If there is one thing am proud of Kanha National Park, it is about their conservation work done on preserving Barasingha. Barasingha is the colloquial and the Indian way of calling The Swamp Deer. The story of increasing the number of the swamp deer in Kahna National Park is easily India’s one of the best conservation success project that you will hear of. This was my second visit to the park and I was keeping my fingers crossed to spot them. The last time I was at Kanha, these elusive ones just hid among the tall grass and I could just see their tiny heads popping out occasionally. And they were super far away. It was definitely not enough for me. Breaking all the suspense, I did get to see the lovely barasingha and I want to share the joy with you. Let us drive through Kanha National Park.
I was on a week-long tour through wildlife parks of Central India. Pench National Park and Satpura National Park were done. Of both, I was able to see tiger only in Pench National Park and the whole world was so sure of sighting tiger at Kanha National Park. It is huge, has more density of tigers and I had four safari tickets. Like four!! So I was hopeful too. But the last minute booking and the shortage of seats made me book all the safari tickets around Khatia gate and one in Mukki gate. The sightings statistics for both the gates reported good and I was hopeful about it. Even otherwise the landscape of Kanha is so beautiful that I was looking forward to it. The tall towering Sal trees with their fluorescent coloured leaves make a dramatic scenery all around the forests.
The morning chillness was still in the air. It was pleasantly surprising for a summer morning. As we entered the park a herd of spotted deer was grazing along the plains. A big huge herd. And a jackal pack was eyeing around it. Looked like the jackals were in two moods. One half of them were playing around and the other half were circling up the deer. But the deer did not seem to consider the jackals as a threat and they continued to graze peacefully. And also jackals are mostly scavengers, they eat the remains of the kill made by other predators. Maybe the deer knew it and hence did not find the jackals as a threat. The drive was to Mukki gate and the park seemed to be pretty much full of action. There were pug marks everywhere. It was as though the tiger got to know that we were right behind and hence decided to walk off and hide.
Fresh pugmarks were all over the place at different sites. It was quite disappointing to follow pug marks leading to diversion in the road and scratching our head wondering which way to go. Whatever we bid for did not work. We reached a lake and decided to stay put as a tigress with cub was spotted a few days back. That was pretty much the idea of every other jeep. A scared barking deer came down for a drink. The Muntjac or the barking deer is probably the most cautious animal I have seen. It is always on guard, looking around and runs away on hearing even the slightest sound. This was a male barking deer and this was the first time I was seeing one with horns. It would have given a thought for about a thousand times before taking a sip of water. Quite an interesting sighting.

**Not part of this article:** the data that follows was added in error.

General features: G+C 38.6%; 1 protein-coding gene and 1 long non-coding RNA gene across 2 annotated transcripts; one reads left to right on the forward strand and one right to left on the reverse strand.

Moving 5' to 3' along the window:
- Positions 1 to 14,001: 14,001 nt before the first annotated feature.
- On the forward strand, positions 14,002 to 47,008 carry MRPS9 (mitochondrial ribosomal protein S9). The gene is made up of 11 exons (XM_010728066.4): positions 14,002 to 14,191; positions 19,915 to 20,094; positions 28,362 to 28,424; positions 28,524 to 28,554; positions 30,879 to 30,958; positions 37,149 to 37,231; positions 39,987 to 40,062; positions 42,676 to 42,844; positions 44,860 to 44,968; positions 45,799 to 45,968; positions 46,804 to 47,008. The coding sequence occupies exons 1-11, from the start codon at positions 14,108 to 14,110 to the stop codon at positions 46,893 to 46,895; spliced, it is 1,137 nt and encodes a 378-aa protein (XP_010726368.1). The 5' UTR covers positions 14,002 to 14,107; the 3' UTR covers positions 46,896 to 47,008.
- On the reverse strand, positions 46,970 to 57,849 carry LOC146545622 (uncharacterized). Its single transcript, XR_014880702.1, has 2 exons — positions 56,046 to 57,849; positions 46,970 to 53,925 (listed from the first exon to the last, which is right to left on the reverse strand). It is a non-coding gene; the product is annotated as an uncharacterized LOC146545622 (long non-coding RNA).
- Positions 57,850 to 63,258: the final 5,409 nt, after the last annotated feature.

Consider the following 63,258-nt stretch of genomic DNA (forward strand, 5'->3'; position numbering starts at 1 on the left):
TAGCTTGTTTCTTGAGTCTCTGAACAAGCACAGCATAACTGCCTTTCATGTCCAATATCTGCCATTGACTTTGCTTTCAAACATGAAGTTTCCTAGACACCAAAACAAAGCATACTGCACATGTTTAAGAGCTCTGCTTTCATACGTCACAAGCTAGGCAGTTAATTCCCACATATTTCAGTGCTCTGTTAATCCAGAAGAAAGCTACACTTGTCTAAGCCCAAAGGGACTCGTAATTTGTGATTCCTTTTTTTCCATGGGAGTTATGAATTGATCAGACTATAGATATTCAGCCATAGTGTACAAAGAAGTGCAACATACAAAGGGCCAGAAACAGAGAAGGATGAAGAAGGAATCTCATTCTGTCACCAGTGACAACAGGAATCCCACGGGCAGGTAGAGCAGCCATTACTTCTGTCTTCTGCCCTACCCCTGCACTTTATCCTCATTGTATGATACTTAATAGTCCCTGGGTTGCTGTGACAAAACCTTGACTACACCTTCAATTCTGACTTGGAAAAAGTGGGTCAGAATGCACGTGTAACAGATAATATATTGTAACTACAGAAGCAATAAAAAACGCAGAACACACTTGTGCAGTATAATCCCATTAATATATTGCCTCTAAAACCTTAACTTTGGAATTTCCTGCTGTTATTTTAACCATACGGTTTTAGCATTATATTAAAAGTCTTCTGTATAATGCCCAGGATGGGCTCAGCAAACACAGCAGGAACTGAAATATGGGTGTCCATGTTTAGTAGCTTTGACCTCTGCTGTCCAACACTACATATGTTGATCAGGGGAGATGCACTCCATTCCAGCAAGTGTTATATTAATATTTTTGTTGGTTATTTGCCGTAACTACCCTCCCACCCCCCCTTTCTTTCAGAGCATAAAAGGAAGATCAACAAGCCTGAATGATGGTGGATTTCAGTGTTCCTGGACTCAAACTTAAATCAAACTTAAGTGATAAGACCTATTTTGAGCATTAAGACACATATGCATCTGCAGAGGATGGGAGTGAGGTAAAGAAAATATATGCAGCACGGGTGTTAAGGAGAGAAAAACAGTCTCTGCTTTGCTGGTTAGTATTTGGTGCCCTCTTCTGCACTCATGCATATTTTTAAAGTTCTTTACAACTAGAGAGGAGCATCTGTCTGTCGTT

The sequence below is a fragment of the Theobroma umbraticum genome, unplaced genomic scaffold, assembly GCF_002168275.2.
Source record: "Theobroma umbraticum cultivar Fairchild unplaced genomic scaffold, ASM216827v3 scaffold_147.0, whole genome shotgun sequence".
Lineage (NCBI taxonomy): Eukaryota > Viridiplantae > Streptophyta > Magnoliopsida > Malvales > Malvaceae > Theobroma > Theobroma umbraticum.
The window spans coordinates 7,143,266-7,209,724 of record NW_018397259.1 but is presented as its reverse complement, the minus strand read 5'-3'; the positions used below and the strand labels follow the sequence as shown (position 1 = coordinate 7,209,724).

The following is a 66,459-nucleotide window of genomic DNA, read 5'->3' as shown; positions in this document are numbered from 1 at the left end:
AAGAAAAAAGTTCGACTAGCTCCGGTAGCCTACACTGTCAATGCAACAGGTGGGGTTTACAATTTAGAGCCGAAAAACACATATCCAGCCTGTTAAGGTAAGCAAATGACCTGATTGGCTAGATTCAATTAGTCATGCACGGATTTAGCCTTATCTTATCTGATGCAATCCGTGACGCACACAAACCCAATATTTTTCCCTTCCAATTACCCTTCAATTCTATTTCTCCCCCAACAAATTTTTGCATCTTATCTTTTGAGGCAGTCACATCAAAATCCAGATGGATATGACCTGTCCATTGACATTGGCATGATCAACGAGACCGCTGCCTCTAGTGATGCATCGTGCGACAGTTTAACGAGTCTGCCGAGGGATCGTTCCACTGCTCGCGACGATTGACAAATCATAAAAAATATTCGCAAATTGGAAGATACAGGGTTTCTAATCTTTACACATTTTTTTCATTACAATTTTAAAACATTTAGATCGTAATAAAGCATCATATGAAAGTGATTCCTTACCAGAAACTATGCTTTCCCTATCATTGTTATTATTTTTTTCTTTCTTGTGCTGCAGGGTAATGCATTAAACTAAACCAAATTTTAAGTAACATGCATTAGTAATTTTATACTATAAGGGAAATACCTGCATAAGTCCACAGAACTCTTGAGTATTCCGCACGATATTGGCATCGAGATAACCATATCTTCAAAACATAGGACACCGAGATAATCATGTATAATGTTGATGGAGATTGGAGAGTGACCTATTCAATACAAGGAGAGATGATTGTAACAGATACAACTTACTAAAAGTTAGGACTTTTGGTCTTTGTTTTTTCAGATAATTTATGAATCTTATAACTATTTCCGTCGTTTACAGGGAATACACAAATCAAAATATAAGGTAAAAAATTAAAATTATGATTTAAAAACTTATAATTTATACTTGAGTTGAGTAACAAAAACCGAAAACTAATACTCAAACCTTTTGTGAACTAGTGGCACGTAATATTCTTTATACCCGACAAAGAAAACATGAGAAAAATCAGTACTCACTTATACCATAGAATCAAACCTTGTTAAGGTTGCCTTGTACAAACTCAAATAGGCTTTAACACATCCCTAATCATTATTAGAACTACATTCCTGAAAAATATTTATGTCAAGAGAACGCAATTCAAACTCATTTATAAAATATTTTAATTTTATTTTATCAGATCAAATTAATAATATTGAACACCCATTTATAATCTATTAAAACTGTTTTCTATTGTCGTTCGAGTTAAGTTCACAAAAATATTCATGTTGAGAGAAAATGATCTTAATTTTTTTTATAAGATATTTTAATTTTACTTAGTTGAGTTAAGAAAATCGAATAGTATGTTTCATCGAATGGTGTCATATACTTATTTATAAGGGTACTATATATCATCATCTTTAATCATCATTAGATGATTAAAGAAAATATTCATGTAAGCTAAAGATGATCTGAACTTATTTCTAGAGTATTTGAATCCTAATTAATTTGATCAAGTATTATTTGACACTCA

My mind was now set on the Barasingha. Two safaris down and the barasingha still remained elusive. Barasingha literally translates to “the twelve tined one.” That is because their antlers are spectacular to watch. The antlers branch out and an adult male can have somewhere between 12 to 15 tines in its antlers. The branches make it heavy but also the prettiest. If you notice a chital aka spotted deer they have about three tines and not more. But this one has twelve and that is the beauty of it. Central India was once the ground for these hard ground swamp deer. But then somewhere in the 1970s the number fell drastically down to double digits, making barasingha an endangered species, which drew attention from all around India. What if the barasingha becomes extinct! Around the same time conservation of tigers also started and this facilitated suitable grounds for the barasingha to thrive. We stopped by a grassland and there they were. A herd of female swamp deer busy chomping away the tall grass. An Indian Gaur herd was approaching them and the swamp deer moved on the other side. That golden coat of theirs gleaming in the sunset rays. A sight to behold!
The thing about hard ground swamp deer is that they cannot thrive in the forest. They need grasslands, preferably wet grasslands. The fact that they need a specific type of geographic conditions and food to thrive led to a decrease in their number. Those were also the days when trophy hunting was a thing and poaching was around. Human was converting all their grasslands into farms suitable for him, leaving no space for the swamp deer to survive. With the conservation efforts the land has been cleared for grasslands, the villages have been evacuated out of the sanctuaries, setting the farms on fire has been reduced and the deer were also kept under enclosed observation.